The BackShop Journal

A Gallery of Thoughts on Arts, Culture and Orthodox Christian Spirituality

Grigory Pomeranz and the Courage of Nonconformity

One hundred years after the birth of Grigory Pomeranz (1918-2013), Russian philosopher and cultural theorist, we recall his long life and influential work. He was a Soviet dissident and the author of numerous articles and books, which, mostly circulated in samizdat, made a powerful impact on the liberal intelligentsia of the 1960s and 1970s.

Pomeranz was born on March 13, 1918 in a Jewish family in Vilnius, a Russian city occupied at the time by the Germans and now the capital of independent Lithuania.  At the age of seven he moved with his family to Moscow, where he received a degree in Russian philology. His thesis on Dostoyevsky was condemned as "anti-Marxist," and he was not allowed to continue post-graduate studies, so he went to teach at the Tula Pedagogical Institute in 1940.

At the break of World War Two, Pomeranz volunteered to the military, and was sent to the front as infantryman. He was wounded in the leg, but returned to the battle and remained in uniform until the end of the war. Pomeranz was awarded the Order of the Red Star for bravery.

In 1946, he was expelled from the Communist Party for "anti-Party statements" and three years later arrested and sentenced to five years in prison. He wasn't released until Stalin's death and the Khrushchev Thaw. He worked as a village school teacher from 1953 to 1956, and then as a bibliographer at the Russian Academy of Sciences.

In 1959, Pomeranz began with his dissident activities. He led semi-secret seminars on philosophical, historical, political and economic issues. In December 1965, Pomeranz gave a lecture at the Institute of Philosophy in Moscow denouncing Stalinism, and his words became a sensation. In 1968, he signed a petitions in support of the participants of the Red Square demonstration. He published his works in samizdat and western émigré magazines. In 1985, KGB agents confiscated his literary archive.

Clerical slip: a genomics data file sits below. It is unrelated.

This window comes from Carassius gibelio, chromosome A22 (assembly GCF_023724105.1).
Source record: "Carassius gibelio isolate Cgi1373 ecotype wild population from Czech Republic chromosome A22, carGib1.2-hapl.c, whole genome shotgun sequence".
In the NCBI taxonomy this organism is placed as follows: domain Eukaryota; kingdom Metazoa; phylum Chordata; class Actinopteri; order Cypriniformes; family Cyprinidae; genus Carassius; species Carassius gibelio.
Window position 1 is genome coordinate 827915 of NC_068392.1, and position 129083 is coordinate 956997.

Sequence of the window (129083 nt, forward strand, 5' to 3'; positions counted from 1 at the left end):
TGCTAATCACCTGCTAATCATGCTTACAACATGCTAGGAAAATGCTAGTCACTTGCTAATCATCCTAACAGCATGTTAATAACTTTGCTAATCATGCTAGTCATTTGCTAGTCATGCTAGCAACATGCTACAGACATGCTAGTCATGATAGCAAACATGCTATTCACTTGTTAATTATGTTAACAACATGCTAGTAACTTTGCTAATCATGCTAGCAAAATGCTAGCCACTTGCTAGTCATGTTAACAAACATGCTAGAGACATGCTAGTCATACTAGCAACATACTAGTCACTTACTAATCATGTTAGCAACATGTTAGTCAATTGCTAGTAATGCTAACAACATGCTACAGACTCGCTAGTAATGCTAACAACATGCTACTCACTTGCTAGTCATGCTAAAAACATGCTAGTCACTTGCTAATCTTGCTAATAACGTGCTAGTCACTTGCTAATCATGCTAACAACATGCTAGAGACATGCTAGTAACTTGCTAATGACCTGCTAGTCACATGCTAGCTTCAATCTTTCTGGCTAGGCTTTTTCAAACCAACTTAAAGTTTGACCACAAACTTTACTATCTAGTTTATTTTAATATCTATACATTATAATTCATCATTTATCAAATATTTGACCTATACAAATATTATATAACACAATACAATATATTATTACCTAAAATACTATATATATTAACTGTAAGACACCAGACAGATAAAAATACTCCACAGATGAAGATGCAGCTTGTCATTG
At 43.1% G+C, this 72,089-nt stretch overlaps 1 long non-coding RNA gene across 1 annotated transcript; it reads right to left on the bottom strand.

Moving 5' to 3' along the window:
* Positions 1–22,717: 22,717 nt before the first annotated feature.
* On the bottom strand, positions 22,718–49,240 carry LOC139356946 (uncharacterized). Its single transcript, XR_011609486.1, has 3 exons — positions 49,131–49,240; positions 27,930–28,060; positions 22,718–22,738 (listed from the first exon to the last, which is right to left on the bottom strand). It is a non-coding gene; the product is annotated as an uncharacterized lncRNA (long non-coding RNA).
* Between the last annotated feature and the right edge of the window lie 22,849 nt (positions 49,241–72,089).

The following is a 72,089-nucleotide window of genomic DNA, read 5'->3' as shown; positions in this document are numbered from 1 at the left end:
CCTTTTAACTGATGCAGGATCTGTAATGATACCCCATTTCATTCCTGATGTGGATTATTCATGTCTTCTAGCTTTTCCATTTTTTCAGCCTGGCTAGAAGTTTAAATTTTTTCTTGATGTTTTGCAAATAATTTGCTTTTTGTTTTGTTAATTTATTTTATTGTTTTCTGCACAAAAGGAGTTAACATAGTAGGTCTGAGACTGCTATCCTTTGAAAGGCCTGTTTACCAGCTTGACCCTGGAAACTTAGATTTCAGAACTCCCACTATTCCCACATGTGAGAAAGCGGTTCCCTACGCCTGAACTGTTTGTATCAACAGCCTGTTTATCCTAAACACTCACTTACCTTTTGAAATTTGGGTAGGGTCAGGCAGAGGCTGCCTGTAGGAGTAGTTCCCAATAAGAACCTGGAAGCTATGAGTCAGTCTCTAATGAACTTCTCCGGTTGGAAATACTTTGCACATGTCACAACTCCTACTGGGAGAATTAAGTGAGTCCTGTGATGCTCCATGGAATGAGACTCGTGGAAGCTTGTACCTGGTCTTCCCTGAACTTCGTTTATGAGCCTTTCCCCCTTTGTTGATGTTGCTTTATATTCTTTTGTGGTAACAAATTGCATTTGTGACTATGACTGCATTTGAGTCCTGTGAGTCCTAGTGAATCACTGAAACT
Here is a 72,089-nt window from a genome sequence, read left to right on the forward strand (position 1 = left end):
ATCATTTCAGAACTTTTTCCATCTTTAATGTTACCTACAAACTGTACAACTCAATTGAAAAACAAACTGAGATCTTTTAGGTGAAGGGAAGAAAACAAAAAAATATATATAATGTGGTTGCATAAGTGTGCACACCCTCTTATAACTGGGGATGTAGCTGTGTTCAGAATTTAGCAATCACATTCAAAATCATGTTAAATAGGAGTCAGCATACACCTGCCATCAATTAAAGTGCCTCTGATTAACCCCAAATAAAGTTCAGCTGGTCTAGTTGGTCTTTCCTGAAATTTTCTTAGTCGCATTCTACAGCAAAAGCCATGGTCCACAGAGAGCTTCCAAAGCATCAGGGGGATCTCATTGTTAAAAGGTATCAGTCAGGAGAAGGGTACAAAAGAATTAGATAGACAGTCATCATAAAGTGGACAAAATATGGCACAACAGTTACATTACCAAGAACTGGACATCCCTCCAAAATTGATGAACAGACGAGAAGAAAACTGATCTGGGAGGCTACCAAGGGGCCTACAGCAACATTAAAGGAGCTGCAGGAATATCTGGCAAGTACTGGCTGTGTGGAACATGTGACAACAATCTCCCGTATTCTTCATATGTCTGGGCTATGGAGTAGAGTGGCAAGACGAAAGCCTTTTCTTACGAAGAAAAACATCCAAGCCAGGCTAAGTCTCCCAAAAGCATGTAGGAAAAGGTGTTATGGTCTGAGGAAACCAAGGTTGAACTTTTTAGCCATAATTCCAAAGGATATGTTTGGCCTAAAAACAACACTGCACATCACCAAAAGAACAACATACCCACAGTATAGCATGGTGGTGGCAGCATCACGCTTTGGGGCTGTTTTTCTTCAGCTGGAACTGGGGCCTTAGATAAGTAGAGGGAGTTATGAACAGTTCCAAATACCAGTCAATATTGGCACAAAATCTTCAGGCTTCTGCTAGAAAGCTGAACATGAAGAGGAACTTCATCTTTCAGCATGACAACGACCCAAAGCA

Andrei Sakharov, one of the most celebrated Soviet dissidents, heard Pomeranz speak for the first time in 1970, and "was astounded by his erudition, his broad perspective, his sardonic humor, and his academic approach... Pomerantz is a man of rare independence, integrity and intensity who has not let material poverty cramp his rich, if underrated, contribution to our intellectual life." Pomeranz was among the first Russian disciples of cultural and literary theorist Mikhail Bakhtin.

Pomeranz died five years ago at the age of 95 in Moscow. One of his most quoted statements reflects his views on the nature of social debate: "The devil is born from an angel spitting in rage… People and systems crumble to dust, but the spirit of hate, bred by the champions of good, is immortal and thus evil on Earth knows no end. In the debates of the 1970s I stubbornly went against all my instincts and impulses to spit in rage, and in this struggle, I found another truth – the manner of the debate is more important that the object of the debate. Objects come and go, while manners form the building blocks of civilizations."

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